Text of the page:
Renée A. Hanson, CFP®, CEP®, CDFA™, CFS, is a private wealth advisor with Hanson, Ayala & Associates, a private wealth advisory practice of Ameriprise Financial Services, Inc. Her passion is in helping women achieve their dreams and financial goals, regardless of life’s many obstacles. Renée is licensed/registered to do business with U.S. residents only in the states of AZ, CA, CO, GA, IA, IL, MI, MN, MT, NH, NJ, NM, NY, OH, PA, SC, TX, VA, WA, WI. Please visit: to learn more.

Ameriprise Financial does not provide tax or legal advice. Consult your tax advisor or attorney.

Brokerage, investment and financial advisory services are made available through Ameriprise Financial Services, Inc. Member FINRA and SIPC. Some products and services may not be available in all jurisdictions or to all clients.

© 2011 Ameriprise Financial, Inc. All rights reserved.

Monday, November 28, 2011

Raise Mistakes

Two things you should never say if you want to make more money at work!
By Laura Browne, Author & Corporate Trainer

Asking for a salary increase can be stressful. Here are two mistakes to avoid and what you can say instead to get the raise you deserve.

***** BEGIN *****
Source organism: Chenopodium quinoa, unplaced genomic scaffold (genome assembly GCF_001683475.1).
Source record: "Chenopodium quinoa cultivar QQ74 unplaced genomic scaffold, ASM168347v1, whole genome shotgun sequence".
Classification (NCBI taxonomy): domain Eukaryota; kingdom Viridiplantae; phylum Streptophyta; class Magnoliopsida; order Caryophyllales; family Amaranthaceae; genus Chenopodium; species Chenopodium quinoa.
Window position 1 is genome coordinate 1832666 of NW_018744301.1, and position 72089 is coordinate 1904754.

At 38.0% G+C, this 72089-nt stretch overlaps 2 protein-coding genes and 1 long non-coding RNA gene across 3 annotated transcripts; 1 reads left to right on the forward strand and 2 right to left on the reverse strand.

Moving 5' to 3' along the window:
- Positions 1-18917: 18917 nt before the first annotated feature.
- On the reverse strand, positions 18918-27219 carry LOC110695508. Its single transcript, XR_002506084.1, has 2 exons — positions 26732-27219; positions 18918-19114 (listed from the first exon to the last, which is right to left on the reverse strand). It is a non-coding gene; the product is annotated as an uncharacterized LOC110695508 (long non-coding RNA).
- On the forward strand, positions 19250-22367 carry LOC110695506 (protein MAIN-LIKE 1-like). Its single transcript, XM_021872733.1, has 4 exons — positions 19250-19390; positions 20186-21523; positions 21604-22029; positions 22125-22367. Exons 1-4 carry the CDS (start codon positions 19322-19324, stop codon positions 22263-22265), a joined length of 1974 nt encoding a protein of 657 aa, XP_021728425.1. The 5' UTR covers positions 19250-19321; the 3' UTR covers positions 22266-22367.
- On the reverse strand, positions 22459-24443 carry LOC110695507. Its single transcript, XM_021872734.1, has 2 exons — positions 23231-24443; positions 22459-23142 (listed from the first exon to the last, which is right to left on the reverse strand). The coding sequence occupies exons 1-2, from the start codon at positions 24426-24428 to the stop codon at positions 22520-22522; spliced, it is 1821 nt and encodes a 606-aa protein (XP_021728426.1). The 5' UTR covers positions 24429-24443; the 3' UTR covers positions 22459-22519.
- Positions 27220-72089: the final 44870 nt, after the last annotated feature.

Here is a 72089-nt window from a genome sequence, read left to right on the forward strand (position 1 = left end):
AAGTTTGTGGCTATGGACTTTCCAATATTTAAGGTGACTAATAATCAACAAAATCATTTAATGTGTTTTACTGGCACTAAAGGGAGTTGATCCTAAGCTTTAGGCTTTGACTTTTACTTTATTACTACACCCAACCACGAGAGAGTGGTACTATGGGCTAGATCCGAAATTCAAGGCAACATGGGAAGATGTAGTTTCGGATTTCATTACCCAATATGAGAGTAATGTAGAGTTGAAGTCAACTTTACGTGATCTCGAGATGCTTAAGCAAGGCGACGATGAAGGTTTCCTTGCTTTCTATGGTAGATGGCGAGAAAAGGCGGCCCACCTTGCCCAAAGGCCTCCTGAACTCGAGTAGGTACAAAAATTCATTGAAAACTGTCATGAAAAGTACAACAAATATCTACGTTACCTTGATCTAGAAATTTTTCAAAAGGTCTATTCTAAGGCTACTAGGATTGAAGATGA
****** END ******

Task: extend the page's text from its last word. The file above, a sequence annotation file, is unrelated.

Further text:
• Don’t talk about how much you need this money to pay your bills. Your manager doesn’t want to hear that you need money for a new car or a vacation or to save for your child’s college fund. They may be privately sympathetic to your need for more money, but that doesn’t mean they’ll give you a raise.

    Instead, focus on the business reasons for the raise request. Talk about the value you’ve brought to the company and how you continue to make money and save money. People get raises based on their perceived value to the company. If your boss sees that you’re an important contributor to the bottom line, you’re more likely to get a raise.

  • Don’t hint that you’ll quit. Managers hate this. Even if you’re looking for a new job, don’t mention it unless you’re ready to walk out the door that day. Otherwise you run the risk of your manager calling your bluff and saying you should go somewhere else. If you really don’t think you’re going to make any more money at your company and you think you will be more valued somewhere else, start looking but don’t threaten you’ll leave.

    Here’s what you can do instead. Talk to your boss and say how much you like your job. Say there is one thing that concerns you and mention your salary. Then stop talking. See what your boss says. It’s important to keep this positive and upbeat. If your boss mentions the difficult economic times, agree that could be a concern and turn it around to focus on how you’re helping the company to be more profitable. Don’t argue with your boss, just emphasize your worth. All you want to do is start the conversation and then have follow up meetings.

    Another good approach is to ask your boss for suggestions after you mention your salary concern. Ask what else you would need to do to make more money at work. Are there high priority projects you can get assigned to? Is there a problem area you can take on?